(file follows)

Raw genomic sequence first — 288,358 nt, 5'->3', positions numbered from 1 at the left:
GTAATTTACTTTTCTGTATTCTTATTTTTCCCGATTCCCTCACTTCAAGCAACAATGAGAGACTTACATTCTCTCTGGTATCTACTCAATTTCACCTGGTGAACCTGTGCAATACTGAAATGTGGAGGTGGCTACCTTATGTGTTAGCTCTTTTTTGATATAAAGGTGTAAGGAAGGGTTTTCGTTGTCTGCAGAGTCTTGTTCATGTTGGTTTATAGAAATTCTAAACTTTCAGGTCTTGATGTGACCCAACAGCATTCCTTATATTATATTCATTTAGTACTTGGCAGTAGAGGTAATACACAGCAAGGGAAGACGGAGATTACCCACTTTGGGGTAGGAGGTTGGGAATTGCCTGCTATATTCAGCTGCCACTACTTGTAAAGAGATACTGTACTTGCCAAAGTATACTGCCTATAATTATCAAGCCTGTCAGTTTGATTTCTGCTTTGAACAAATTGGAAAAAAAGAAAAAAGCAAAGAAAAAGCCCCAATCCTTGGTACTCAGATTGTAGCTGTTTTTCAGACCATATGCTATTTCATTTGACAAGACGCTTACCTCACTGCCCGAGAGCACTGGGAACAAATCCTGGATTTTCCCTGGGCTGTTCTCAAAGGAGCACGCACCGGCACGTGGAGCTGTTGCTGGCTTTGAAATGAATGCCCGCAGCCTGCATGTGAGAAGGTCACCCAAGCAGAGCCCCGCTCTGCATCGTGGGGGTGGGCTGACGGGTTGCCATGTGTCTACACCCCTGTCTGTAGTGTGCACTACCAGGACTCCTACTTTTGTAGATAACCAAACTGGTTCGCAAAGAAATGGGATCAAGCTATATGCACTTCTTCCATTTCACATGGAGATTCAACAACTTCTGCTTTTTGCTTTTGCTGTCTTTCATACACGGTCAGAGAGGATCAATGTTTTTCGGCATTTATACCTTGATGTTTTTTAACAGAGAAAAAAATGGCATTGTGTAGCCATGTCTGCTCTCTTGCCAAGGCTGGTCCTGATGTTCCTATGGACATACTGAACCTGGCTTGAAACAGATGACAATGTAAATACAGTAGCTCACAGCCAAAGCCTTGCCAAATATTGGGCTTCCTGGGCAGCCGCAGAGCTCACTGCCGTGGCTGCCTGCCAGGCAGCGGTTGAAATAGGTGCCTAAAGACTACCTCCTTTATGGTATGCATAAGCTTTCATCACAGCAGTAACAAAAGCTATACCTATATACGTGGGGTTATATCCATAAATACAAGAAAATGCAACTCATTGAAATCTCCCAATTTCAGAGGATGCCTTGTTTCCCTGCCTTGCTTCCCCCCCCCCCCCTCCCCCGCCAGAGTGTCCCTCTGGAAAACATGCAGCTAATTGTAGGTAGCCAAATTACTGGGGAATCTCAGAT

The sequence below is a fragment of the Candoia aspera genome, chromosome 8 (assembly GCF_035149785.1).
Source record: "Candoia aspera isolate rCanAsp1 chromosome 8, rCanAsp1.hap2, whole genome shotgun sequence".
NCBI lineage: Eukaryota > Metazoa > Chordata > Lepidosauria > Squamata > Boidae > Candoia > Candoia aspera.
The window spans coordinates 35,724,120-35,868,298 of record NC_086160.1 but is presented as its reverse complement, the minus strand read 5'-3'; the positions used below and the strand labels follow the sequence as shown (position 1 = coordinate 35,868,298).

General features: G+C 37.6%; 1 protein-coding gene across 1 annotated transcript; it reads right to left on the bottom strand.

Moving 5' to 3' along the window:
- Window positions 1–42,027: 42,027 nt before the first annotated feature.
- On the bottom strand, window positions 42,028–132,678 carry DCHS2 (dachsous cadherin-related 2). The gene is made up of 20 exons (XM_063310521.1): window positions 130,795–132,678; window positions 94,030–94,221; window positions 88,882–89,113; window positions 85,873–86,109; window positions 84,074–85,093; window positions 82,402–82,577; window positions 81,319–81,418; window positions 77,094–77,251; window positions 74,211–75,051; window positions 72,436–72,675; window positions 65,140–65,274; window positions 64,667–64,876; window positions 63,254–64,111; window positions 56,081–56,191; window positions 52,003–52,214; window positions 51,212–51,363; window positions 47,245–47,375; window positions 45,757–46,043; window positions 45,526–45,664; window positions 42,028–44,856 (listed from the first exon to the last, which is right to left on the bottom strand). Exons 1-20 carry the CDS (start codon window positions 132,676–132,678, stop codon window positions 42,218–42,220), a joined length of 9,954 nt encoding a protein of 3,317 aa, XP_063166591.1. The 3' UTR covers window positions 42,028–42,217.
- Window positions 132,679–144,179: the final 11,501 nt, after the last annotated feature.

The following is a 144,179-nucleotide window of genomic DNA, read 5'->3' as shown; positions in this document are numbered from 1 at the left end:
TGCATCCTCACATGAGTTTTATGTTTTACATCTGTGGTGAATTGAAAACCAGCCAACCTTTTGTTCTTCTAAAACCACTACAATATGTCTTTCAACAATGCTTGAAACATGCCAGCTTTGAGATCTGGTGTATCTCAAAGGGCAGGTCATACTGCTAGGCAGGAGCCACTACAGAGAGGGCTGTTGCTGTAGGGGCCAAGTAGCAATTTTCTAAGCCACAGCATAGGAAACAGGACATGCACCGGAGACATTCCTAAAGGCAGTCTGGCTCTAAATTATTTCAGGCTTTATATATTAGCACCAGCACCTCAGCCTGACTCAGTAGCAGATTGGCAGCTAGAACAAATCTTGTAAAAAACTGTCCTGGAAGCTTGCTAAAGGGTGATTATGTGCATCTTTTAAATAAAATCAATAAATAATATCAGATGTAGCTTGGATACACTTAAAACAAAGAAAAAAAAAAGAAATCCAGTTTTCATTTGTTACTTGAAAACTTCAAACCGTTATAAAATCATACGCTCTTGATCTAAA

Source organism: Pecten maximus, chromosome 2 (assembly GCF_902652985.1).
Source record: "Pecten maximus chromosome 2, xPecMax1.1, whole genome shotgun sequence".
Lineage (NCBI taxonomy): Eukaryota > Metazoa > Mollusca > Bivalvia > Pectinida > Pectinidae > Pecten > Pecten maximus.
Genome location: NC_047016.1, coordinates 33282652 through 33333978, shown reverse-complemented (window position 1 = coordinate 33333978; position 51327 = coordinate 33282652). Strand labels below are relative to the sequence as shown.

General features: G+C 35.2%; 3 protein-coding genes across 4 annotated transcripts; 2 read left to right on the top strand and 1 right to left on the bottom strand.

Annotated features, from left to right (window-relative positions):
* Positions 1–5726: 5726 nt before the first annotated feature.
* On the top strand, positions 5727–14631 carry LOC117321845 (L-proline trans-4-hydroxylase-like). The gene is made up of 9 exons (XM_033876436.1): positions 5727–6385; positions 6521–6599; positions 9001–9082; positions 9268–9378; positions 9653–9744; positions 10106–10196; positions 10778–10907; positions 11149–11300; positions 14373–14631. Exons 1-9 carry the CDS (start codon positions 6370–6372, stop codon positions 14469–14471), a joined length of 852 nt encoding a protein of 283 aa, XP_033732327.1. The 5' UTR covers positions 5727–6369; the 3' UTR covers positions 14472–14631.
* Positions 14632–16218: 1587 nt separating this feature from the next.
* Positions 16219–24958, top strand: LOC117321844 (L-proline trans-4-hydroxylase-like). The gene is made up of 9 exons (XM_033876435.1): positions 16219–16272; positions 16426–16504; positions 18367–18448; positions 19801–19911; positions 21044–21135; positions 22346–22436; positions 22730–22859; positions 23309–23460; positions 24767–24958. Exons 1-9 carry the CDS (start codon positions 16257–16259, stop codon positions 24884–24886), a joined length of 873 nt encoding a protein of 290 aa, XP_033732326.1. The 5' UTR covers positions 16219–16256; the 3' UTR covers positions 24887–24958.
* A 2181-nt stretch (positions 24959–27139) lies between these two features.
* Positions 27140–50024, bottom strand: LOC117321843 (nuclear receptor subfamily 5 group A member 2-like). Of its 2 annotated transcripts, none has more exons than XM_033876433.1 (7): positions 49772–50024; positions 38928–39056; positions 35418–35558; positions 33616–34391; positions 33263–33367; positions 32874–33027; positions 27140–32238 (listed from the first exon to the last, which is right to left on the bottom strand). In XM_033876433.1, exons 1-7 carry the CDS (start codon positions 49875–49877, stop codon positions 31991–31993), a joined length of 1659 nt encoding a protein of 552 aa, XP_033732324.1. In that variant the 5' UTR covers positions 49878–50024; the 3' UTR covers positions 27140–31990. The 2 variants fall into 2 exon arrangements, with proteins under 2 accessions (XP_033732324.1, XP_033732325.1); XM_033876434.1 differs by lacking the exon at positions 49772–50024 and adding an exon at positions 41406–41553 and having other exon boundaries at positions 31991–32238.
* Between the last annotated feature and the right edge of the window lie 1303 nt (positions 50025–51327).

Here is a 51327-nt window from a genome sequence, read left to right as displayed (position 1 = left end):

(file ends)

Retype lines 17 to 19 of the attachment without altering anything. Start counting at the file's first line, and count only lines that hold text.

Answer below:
Genome location: NC_047016.1, coordinates 33282652 through 33333978, shown reverse-complemented (window position 1 = coordinate 33333978; position 51327 = coordinate 33282652). Strand labels below are relative to the sequence as shown.

General features: G+C 35.2%; 3 protein-coding genes across 4 annotated transcripts; 2 read left to right on the top strand and 1 right to left on the bottom strand.

Annotated features, from left to right (window-relative positions):